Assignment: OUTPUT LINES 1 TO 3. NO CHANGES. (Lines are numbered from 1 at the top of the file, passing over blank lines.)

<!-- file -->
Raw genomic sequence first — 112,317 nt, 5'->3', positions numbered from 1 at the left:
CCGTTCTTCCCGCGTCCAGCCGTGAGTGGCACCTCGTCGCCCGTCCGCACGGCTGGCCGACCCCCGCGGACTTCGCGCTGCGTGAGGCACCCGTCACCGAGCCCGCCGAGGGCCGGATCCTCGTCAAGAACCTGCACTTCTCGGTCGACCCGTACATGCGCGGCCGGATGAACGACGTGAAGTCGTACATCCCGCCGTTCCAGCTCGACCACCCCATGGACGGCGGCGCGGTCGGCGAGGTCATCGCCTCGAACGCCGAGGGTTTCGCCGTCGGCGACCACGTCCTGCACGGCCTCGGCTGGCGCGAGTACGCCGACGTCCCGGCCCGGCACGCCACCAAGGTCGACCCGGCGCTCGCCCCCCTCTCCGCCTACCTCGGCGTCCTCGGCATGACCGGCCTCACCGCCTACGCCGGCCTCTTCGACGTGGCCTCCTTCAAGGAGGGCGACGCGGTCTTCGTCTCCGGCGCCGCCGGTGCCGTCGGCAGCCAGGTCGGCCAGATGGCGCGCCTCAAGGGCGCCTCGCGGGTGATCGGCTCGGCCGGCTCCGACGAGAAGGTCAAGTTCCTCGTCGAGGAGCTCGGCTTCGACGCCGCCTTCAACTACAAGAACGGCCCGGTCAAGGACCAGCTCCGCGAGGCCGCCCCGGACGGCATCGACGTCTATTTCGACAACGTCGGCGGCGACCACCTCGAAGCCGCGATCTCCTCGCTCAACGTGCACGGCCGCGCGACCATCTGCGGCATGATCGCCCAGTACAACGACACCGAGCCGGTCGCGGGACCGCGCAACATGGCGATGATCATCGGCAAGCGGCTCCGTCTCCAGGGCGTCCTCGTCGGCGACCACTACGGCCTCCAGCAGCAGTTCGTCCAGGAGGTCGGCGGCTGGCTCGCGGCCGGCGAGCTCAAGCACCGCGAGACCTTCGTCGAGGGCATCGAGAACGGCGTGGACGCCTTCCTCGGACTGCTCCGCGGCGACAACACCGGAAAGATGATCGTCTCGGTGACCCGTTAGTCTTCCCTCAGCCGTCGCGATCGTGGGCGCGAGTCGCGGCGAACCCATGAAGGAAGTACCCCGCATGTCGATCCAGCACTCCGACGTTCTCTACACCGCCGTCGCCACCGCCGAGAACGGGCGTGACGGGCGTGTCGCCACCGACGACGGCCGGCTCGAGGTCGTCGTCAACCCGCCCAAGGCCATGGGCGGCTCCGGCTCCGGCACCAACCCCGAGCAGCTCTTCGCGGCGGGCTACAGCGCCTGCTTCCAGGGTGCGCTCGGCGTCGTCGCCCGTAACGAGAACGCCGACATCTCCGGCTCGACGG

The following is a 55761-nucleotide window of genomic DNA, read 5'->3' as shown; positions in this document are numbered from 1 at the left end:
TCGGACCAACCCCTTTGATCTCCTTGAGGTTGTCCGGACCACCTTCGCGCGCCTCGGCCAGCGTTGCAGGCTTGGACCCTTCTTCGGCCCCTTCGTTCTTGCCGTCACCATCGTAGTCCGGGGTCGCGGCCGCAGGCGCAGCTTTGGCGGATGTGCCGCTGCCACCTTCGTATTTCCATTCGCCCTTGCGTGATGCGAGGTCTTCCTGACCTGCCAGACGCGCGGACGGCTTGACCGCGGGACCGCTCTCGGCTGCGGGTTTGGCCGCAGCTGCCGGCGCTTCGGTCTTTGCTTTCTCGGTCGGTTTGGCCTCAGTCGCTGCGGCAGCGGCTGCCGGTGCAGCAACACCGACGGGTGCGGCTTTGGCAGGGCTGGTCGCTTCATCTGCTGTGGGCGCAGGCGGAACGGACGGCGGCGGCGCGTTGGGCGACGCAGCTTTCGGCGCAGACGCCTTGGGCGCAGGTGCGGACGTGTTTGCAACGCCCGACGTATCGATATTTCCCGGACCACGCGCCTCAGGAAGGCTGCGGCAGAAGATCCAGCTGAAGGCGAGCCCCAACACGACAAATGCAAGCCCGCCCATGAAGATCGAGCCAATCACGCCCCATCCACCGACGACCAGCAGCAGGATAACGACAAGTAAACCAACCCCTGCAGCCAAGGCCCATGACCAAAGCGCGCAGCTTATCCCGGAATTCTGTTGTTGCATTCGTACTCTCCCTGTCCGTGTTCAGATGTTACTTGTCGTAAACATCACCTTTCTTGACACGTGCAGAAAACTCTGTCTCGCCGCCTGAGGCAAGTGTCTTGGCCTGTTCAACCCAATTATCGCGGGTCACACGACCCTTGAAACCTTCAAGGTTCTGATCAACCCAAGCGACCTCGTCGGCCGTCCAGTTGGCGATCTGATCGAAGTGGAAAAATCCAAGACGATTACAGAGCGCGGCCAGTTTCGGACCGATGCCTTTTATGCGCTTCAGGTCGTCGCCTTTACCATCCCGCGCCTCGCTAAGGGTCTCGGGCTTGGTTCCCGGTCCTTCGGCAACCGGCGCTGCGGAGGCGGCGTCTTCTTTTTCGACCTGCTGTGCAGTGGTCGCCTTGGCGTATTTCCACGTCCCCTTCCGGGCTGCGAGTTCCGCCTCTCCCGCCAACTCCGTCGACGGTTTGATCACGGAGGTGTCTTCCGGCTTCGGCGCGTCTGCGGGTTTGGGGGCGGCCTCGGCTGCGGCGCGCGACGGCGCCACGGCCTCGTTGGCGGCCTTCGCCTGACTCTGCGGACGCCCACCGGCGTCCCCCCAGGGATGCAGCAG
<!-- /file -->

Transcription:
Raw genomic sequence first — 112,317 nt, 5'->3', positions numbered from 1 at the left:
CCGTTCTTCCCGCGTCCAGCCGTGAGTGGCACCTCGTCGCCCGTCCGCACGGCTGGCCGACCCCCGCGGACTTCGCGCTGCGTGAGGCACCCGTCACCGAGCCCGCCGAGGGCCGGATCCTCGTCAAGAACCTGCACTTCTCGGTCGACCCGTACATGCGCGGCCGGATGAACGACGTGAAGTCGTACATCCCGCCGTTCCAGCTCGACCACCCCATGGACGGCGGCGCGGTCGGCGAGGTCATCGCCTCGAACGCCGAGGGTTTCGCCGTCGGCGACCACGTCCTGCACGGCCTCGGCTGGCGCGAGTACGCCGACGTCCCGGCCCGGCACGCCACCAAGGTCGACCCGGCGCTCGCCCCCCTCTCCGCCTACCTCGGCGTCCTCGGCATGACCGGCCTCACCGCCTACGCCGGCCTCTTCGACGTGGCCTCCTTCAAGGAGGGCGACGCGGTCTTCGTCTCCGGCGCCGCCGGTGCCGTCGGCAGCCAGGTCGGCCAGATGGCGCGCCTCAAGGGCGCCTCGCGGGTGATCGGCTCGGCCGGCTCCGACGAGAAGGTCAAGTTCCTCGTCGAGGAGCTCGGCTTCGACGCCGCCTTCAACTACAAGAACGGCCCGGTCAAGGACCAGCTCCGCGAGGCCGCCCCGGACGGCATCGACGTCTATTTCGACAACGTCGGCGGCGACCACCTCGAAGCCGCGATCTCCTCGCTCAACGTGCACGGCCGCGCGACCATCTGCGGCATGATCGCCCAGTACAACGACACCGAGCCGGTCGCGGGACCGCGCAACATGGCGATGATCATCGGCAAGCGGCTCCGTCTCCAGGGCGTCCTCGTCGGCGACCACTACGGCCTCCAGCAGCAGTTCGTCCAGGAGGTCGGCGGCTGGCTCGCGGCCGGCGAGCTCAAGCACCGCGAGACCTTCGTCGAGGGCATCGAGAACGGCGTGGACGCCTTCCTCGGACTGCTCCGCGGCGACAACACCGGAAAGATGATCGTCTCGGTGACCCGTTAGTCTTCCCTCAGCCGTCGCGATCGTGGGCGCGAGTCGCGGCGAACCCATGAAGGAAGTACCCCGCATGTCGATCCAGCACTCCGACGTTCTCTACACCGCCGTCGCCACCGCCGAGAACGGGCGTGACGGGCGTGTCGCCACCGACGACGGCCGGCTCGAGGTCGTCGTCAACCCGCCCAAGGCCATGGGCGGCTCCGGCTCCGGCACCAACCCCGAGCAGCTCTTCGCGGCGGGCTACAGCGCCTGCTTCCAGGGTGCGCTCGGCGTCGTCGCCCGTAACGAGAACGCCGACATCTCCGGCTCGACGG

The following is a 55761-nucleotide window of genomic DNA, read 5'->3' as shown; positions in this document are numbered from 1 at the left end: